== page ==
The only thing that had changed was the intensity of Mother's rage and the privacy of my secret relationship with her. By the time I was eight, my name was no longer allowed to be spoken. She had replaced "David" with "The Boy." Soon The Boy seemed too personal, so she decided to call me "It." Because I was no longer a member of "The Family," I was banished to live and sleep in the garage. When not sitting on top of my hands at the bottom of the staircase, my function was to perform slave-like chores. If I did not meet one of Mother's time requirements for my task, not only was I beaten, but I was not allowed to receive any food. More than once Mother refused to feed me for over a week. Of all of Mother's "games" of control, she enjoyed using food as her ultimate weapon.
The more bizarre things The Mother did to me, the more she seemed to know she could get away with any of her Games. When she held my arm over a gas stove, she told horrified teachers that I had played with a match and burned myself. And when Mother stabbed me in the chest, she told my frightened brothers that I had attacked her.
For years I did all that I could do to think ahead, to somehow outwit her. Before Mother hit me, I would tighten up parts of my body. If Mother didn't feed me, I would steal scraps of food anywhere I could. When she filled my mouth with pink dish washing soap, I'd hold the liquid in my mouth until I could spit it in the garage garbage can when she wasn't looking. Defeating The Mother in any way meant the world to me. Small victories kept me alive.
My only form of escape had been my dreams. As I sat at the bottom of the staircase with my head tilted backward, I saw myself flying through the air like my hero, Superman. Like Superman, I believed I had two identities. My Clark Kent personality was the child called "It"--an outcast who ate out of garbage cans, was ridiculed, and did not fit in. At times as I lay sprawled out on the kitchen floor unable to crawl away, I knew I was Superman. I knew I had an inner strength, a secret identity that no one else realized. I came to believe if Mother shot me, the bullets would bounce off my chest. No matter what "Game" Mother invented, no matter how badly she attacked me, I was going to win; I was going to live. At times when I couldn't block out the pain or the loneliness, all I had to do was close my eyes and fly away.
Just weeks after my twelfth birthday, Mother and Father separated. Superman disappeared. All my inner strength shriveled up. That day I knew Mother was going to kill me--if not that Saturday, then someday soon. With Father out of the way, nothing could stop The Mother. Even though for years Father had at times watched in dismay while he sipped his evening drink when Mother had me swallow tablespoons of ammonia or shrug his shoulders while she'd beat me senseless, I had always felt safer whenever he was in the house. But after Mother dropped off Father's meager belongings and drove away, I clasped my hands together as tightly as I could and whispered, ". . . and may He deliver me from evil. Amen."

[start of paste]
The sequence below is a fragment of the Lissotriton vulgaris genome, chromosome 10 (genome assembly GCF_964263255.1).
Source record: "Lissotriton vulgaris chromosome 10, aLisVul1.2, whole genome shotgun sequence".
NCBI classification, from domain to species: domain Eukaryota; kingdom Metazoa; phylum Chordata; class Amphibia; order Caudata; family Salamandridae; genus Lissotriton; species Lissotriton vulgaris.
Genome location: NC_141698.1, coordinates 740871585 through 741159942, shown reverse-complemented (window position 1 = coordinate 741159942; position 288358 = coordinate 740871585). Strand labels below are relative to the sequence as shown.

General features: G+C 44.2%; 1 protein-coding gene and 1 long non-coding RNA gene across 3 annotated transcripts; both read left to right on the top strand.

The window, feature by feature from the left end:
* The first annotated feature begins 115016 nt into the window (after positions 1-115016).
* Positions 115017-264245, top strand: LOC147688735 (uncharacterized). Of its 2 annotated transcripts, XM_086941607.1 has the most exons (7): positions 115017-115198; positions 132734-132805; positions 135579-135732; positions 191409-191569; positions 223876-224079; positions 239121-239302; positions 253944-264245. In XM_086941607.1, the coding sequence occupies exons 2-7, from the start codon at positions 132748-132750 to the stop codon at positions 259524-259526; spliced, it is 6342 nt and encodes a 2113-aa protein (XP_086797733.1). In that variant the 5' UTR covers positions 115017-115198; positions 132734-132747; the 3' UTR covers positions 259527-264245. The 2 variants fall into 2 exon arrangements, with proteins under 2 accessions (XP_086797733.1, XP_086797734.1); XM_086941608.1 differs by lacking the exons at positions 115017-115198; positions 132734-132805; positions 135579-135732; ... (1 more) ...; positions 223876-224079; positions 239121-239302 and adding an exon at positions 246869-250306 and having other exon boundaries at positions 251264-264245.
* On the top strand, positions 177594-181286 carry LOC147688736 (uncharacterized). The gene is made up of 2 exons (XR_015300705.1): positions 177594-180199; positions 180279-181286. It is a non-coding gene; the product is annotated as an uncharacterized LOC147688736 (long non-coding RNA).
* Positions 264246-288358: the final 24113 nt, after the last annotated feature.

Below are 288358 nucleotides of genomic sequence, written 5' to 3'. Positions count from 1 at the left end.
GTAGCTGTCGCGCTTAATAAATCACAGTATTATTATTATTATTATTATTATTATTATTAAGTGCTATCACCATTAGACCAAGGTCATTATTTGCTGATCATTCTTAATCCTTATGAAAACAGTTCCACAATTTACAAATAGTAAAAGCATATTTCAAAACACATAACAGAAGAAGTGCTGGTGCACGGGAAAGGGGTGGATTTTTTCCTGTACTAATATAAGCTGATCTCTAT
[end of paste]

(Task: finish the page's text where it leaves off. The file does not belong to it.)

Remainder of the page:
That was almost two months ago, and God never answered my prayers. Now, as I continue to shiver in the darkness of the garage, I know the end is near. I cry for not having the courage or the strength to fight back. I'm too tired. The eight years of constant torture have sucked my life force out of me. I clasp my hands together and pray that when The Mother kills me, she will have mercy to kill me quickly.
I begin to feel light-headed. The harder I pray, the more I feel myself drift off to sleep. My knees stop quivering. My fingers loosen from digging into my bony knuckles. Before I pass out, I say to myself, "God . . . if you can hear me, can you somehow take me away? Please take me. Take me today."
My upper body snaps upright. I can hear the floorboards strain upstairs from Mother's weight. Her gagging cough follows a moment later. I can almost visualize her bent over as she nearly coughs up her lungs from the years of heavy smoking and her destructive lifestyle. God, how I hate her cough.
From A Man Named Dave : A Story of Triumph and Forgiveness, by David J. Pelzer, Dave Pelzer. © October 1999 , David J. Pelzer, Dave Pelzer used by permission of the publisher, E.P. Dutton.
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